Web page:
Keep in mind that, for most people, 600mg of calcium is the upper limit of what your body can handle at one time. To avoid stagnant calcium in the gut, break up your intake throughout the day — i.e., one in the evening and one in the morning. 

Bone Support Wellness Practices  

Ensuring peak bone mass BEFORE the age of 30 is the single greatest thing to reduce the risk of fractures later in life.

Dr. Neal Smoller

The wellness strategies you’ll want to adopt to protect your skeletal system will depend on your unique body, history, and risk factors. 

There are a few generalized tips we can share, though, that will benefit the bones of almost all people under the age of 30:

  • Exercise — in the form of regular movement and weight-bearing exercise
  • Improving dietary intake — through calcium-rich foods
  • Supplementation — with calcium hydroxyapatite 
  • Minimizing risk — by avoiding smoking and reducing alcohol consumption
  • Consistency — in bone-building wellness practices 
  • Commitment — to the long-haul process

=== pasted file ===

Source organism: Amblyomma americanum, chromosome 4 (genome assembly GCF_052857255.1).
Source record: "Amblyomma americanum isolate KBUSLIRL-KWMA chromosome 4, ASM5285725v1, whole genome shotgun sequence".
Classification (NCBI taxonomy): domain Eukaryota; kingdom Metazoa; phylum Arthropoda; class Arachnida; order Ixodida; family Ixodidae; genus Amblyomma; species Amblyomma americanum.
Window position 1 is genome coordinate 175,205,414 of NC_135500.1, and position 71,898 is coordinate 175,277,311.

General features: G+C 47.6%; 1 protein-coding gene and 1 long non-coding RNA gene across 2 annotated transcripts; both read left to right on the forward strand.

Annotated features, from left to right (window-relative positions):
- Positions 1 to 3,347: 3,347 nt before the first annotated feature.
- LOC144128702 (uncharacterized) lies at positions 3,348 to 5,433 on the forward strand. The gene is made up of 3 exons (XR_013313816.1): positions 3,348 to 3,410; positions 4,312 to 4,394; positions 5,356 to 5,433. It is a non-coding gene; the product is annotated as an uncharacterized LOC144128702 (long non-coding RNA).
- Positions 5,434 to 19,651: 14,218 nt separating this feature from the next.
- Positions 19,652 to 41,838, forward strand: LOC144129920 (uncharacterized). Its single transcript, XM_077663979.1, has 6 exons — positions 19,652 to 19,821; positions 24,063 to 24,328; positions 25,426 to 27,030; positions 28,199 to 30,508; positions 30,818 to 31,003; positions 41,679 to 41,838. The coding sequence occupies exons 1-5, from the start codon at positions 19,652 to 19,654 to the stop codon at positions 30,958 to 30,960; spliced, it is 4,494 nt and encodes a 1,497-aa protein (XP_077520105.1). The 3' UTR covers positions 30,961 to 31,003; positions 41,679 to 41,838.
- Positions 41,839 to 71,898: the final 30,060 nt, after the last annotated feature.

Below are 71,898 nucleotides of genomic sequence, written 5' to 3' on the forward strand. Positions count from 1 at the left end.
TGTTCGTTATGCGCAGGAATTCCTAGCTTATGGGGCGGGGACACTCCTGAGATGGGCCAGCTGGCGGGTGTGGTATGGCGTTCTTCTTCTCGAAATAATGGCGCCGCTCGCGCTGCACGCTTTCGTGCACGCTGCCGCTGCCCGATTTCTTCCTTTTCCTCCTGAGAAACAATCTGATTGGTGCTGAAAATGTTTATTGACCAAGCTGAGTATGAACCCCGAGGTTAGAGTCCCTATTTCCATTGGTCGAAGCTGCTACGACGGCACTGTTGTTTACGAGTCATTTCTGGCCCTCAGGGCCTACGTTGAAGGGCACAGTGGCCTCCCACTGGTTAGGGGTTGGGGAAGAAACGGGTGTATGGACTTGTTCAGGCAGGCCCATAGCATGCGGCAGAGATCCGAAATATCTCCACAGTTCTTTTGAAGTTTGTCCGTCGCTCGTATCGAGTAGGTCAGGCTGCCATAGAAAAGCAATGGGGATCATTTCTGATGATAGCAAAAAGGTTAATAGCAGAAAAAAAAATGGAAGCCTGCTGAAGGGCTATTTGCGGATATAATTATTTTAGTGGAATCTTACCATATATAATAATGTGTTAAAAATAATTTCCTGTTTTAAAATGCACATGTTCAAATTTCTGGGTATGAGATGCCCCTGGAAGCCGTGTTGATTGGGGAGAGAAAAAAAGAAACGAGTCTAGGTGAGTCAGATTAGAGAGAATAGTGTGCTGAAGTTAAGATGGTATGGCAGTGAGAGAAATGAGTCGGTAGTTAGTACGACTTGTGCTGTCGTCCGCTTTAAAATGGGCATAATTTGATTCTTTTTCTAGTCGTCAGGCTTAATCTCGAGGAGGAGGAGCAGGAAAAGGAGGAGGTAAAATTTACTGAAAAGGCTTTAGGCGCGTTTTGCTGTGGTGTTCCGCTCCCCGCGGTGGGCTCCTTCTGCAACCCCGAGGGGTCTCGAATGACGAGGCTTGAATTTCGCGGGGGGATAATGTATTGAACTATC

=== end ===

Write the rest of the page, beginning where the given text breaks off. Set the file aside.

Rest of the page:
For folks over the age of 30, or those experiencing significant bone loss, the unfortunate truth is that you might not be able to rebuild bone mass with wellness practices at this point in your life.

Fret not, though! The false dichotomy of natural wellness vs. pharmaceutical medicine is just that — false

Wellness practices can help support health and wholeness, but when it comes to diseases like osteoporosis, prescription medications for bone density loss are what can save lives. 

Celebrating National Bone Health and Osteoporosis Prevention Month

To celebrate this month of awareness — give your bones the TLC they deserve! It doesn’t matter if you’re younger and think it’s too early, or older and think it’s too late.

“The second best time is right now.”  

Now that you’re fully equipped with the science behind calcium and bone building, you can start making an active effort to support the longevity of your bones. 

Need more advice on how to beef up your skeleton? Don’t work your fingers to the bone researching endless options — hop on a free Counterside Consult for direct guidance.